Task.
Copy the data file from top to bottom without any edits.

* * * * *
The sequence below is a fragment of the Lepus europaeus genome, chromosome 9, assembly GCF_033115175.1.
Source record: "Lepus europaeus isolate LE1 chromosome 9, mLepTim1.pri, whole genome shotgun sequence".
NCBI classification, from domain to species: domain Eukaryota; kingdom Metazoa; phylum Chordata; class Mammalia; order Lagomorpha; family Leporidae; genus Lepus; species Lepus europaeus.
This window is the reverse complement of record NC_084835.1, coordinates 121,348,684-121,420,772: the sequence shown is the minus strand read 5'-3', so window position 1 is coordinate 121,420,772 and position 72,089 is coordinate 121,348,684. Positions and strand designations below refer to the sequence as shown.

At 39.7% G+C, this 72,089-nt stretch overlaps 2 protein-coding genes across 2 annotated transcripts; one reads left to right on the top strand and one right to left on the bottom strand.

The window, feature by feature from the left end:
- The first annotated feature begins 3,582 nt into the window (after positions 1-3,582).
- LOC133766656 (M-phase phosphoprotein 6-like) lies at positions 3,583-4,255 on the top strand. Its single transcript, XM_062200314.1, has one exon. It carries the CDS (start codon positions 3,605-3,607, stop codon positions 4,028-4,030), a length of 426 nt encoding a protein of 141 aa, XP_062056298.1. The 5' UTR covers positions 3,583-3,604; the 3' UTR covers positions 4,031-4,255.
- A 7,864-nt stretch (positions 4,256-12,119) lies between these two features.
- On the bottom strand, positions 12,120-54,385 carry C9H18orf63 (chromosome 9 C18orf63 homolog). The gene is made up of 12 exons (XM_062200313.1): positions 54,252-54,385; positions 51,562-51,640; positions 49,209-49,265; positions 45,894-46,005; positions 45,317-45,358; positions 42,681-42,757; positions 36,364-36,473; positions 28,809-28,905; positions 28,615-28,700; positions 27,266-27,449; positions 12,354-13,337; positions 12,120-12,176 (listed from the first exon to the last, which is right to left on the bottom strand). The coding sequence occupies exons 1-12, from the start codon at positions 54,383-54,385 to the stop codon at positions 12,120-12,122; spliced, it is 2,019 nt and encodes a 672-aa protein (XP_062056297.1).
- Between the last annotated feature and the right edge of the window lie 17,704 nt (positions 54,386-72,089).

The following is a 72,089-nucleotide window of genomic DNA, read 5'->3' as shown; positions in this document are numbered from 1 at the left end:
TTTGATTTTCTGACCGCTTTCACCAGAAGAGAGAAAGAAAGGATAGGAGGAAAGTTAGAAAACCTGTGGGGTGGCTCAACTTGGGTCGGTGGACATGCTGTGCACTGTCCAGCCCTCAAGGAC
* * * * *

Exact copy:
The sequence below is a fragment of the Lepus europaeus genome, chromosome 9, assembly GCF_033115175.1.
Source record: "Lepus europaeus isolate LE1 chromosome 9, mLepTim1.pri, whole genome shotgun sequence".
NCBI classification, from domain to species: domain Eukaryota; kingdom Metazoa; phylum Chordata; class Mammalia; order Lagomorpha; family Leporidae; genus Lepus; species Lepus europaeus.
This window is the reverse complement of record NC_084835.1, coordinates 121,348,684-121,420,772: the sequence shown is the minus strand read 5'-3', so window position 1 is coordinate 121,420,772 and position 72,089 is coordinate 121,348,684. Positions and strand designations below refer to the sequence as shown.

At 39.7% G+C, this 72,089-nt stretch overlaps 2 protein-coding genes across 2 annotated transcripts; one reads left to right on the top strand and one right to left on the bottom strand.

The window, feature by feature from the left end:
- The first annotated feature begins 3,582 nt into the window (after positions 1-3,582).
- LOC133766656 (M-phase phosphoprotein 6-like) lies at positions 3,583-4,255 on the top strand. Its single transcript, XM_062200314.1, has one exon. It carries the CDS (start codon positions 3,605-3,607, stop codon positions 4,028-4,030), a length of 426 nt encoding a protein of 141 aa, XP_062056298.1. The 5' UTR covers positions 3,583-3,604; the 3' UTR covers positions 4,031-4,255.
- A 7,864-nt stretch (positions 4,256-12,119) lies between these two features.
- On the bottom strand, positions 12,120-54,385 carry C9H18orf63 (chromosome 9 C18orf63 homolog). The gene is made up of 12 exons (XM_062200313.1): positions 54,252-54,385; positions 51,562-51,640; positions 49,209-49,265; positions 45,894-46,005; positions 45,317-45,358; positions 42,681-42,757; positions 36,364-36,473; positions 28,809-28,905; positions 28,615-28,700; positions 27,266-27,449; positions 12,354-13,337; positions 12,120-12,176 (listed from the first exon to the last, which is right to left on the bottom strand). The coding sequence occupies exons 1-12, from the start codon at positions 54,383-54,385 to the stop codon at positions 12,120-12,122; spliced, it is 2,019 nt and encodes a 672-aa protein (XP_062056297.1).
- Between the last annotated feature and the right edge of the window lie 17,704 nt (positions 54,386-72,089).

The following is a 72,089-nucleotide window of genomic DNA, read 5'->3' as shown; positions in this document are numbered from 1 at the left end:
TTTGATTTTCTGACCGCTTTCACCAGAAGAGAGAAAGAAAGGATAGGAGGAAAGTTAGAAAACCTGTGGGGTGGCTCAACTTGGGTCGGTGGACATGCTGTGCACTGTCCAGCCCTCAAGGAC